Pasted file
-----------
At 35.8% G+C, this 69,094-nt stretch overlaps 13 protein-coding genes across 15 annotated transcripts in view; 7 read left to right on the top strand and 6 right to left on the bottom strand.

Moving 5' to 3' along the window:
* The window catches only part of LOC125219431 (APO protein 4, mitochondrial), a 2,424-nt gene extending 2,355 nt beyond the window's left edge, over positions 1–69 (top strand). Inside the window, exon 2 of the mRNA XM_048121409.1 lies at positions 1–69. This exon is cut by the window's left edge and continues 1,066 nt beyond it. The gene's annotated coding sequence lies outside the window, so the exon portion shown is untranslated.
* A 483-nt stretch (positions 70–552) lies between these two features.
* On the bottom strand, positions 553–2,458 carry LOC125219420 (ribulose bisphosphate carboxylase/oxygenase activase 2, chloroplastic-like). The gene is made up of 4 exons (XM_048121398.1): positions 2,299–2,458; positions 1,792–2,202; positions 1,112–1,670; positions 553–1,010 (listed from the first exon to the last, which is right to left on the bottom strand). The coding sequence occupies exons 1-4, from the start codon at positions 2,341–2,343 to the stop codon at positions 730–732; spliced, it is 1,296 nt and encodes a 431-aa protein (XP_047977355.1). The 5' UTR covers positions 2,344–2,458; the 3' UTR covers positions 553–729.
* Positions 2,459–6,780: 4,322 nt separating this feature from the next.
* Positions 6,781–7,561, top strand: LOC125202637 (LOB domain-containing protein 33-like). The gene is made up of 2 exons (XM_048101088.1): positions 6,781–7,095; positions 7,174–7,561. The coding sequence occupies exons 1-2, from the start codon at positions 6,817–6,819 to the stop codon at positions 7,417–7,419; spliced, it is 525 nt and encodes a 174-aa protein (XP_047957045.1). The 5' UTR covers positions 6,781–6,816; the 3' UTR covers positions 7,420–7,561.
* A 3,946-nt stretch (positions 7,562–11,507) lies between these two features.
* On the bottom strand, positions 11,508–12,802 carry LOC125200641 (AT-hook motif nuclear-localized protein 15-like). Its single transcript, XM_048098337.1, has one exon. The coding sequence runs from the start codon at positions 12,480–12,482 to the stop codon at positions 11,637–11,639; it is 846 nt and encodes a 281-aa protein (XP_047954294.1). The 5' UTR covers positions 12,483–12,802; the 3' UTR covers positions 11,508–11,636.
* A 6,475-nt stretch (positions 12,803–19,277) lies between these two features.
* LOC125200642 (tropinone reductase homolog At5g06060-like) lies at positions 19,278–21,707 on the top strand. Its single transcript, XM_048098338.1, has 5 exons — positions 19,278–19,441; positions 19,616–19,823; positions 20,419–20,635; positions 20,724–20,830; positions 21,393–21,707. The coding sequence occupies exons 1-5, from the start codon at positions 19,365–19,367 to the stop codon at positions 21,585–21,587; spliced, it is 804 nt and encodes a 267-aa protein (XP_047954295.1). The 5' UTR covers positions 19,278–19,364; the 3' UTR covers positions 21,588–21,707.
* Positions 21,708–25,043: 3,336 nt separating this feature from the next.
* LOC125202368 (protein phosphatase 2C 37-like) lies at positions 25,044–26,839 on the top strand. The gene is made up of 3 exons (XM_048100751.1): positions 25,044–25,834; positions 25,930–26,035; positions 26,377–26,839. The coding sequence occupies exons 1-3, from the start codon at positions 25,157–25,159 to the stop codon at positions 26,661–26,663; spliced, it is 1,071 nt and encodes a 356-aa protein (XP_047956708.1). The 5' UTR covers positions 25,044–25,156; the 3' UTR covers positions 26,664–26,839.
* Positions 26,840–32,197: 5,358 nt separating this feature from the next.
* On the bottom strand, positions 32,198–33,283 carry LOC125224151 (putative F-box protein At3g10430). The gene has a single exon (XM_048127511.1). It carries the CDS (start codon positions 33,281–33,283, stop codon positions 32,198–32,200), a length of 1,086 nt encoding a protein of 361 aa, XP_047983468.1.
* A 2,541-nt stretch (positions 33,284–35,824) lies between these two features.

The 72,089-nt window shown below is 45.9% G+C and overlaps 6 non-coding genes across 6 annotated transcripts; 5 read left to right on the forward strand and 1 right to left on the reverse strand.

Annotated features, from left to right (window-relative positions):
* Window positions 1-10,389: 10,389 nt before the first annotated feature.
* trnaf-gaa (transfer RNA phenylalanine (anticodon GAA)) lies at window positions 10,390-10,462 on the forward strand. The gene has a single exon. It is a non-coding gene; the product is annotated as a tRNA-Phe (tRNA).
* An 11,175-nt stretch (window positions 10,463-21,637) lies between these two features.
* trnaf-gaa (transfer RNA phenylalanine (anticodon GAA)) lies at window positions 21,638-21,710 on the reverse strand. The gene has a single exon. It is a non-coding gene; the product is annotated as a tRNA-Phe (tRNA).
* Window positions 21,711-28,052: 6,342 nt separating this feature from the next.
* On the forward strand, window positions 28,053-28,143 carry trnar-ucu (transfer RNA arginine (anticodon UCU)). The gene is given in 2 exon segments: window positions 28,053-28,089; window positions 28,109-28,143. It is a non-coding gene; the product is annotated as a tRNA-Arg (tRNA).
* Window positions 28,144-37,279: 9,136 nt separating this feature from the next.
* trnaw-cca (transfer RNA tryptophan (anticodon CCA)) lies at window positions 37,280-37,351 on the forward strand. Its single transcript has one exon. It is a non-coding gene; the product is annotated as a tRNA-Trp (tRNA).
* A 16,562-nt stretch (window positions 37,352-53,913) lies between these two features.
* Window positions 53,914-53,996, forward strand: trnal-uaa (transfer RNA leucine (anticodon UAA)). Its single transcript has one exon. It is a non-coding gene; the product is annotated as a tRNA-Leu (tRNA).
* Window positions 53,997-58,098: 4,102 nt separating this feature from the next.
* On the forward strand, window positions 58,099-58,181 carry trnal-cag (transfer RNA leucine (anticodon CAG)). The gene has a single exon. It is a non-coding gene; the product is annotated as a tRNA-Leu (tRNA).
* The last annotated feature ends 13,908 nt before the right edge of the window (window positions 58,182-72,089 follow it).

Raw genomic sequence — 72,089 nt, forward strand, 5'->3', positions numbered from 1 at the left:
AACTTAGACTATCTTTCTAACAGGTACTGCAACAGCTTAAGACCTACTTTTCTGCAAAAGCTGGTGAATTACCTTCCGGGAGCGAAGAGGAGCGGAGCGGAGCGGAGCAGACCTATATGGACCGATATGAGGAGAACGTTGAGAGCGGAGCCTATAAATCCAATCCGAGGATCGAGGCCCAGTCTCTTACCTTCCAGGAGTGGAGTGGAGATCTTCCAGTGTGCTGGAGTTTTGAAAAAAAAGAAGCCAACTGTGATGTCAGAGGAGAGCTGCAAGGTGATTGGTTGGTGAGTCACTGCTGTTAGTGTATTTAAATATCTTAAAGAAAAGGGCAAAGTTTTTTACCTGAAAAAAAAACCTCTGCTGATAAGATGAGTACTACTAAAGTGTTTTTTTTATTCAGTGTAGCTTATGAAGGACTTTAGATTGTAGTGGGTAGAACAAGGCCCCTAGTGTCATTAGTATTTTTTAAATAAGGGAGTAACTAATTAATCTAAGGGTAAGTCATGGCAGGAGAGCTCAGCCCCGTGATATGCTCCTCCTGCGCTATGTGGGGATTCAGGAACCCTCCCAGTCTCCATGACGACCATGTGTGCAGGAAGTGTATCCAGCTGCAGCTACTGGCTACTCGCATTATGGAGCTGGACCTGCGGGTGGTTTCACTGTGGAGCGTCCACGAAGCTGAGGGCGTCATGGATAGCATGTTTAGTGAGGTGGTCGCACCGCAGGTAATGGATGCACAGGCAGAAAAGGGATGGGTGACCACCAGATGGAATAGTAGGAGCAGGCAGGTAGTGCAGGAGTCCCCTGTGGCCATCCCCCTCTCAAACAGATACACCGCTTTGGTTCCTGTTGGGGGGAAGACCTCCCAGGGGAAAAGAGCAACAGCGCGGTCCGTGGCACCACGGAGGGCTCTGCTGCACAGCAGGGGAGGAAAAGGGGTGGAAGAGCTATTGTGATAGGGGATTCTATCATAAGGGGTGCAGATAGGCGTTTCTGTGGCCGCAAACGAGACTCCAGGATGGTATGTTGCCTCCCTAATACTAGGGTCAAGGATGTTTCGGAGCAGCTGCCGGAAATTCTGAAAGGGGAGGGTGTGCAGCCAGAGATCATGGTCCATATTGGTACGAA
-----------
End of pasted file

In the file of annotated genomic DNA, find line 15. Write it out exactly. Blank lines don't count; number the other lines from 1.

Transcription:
* On the bottom strand, positions 32,198–33,283 carry LOC125224151 (putative F-box protein At3g10430). The gene has a single exon (XM_048127511.1). It carries the CDS (start codon positions 33,281–33,283, stop codon positions 32,198–32,200), a length of 1,086 nt encoding a protein of 361 aa, XP_047983468.1.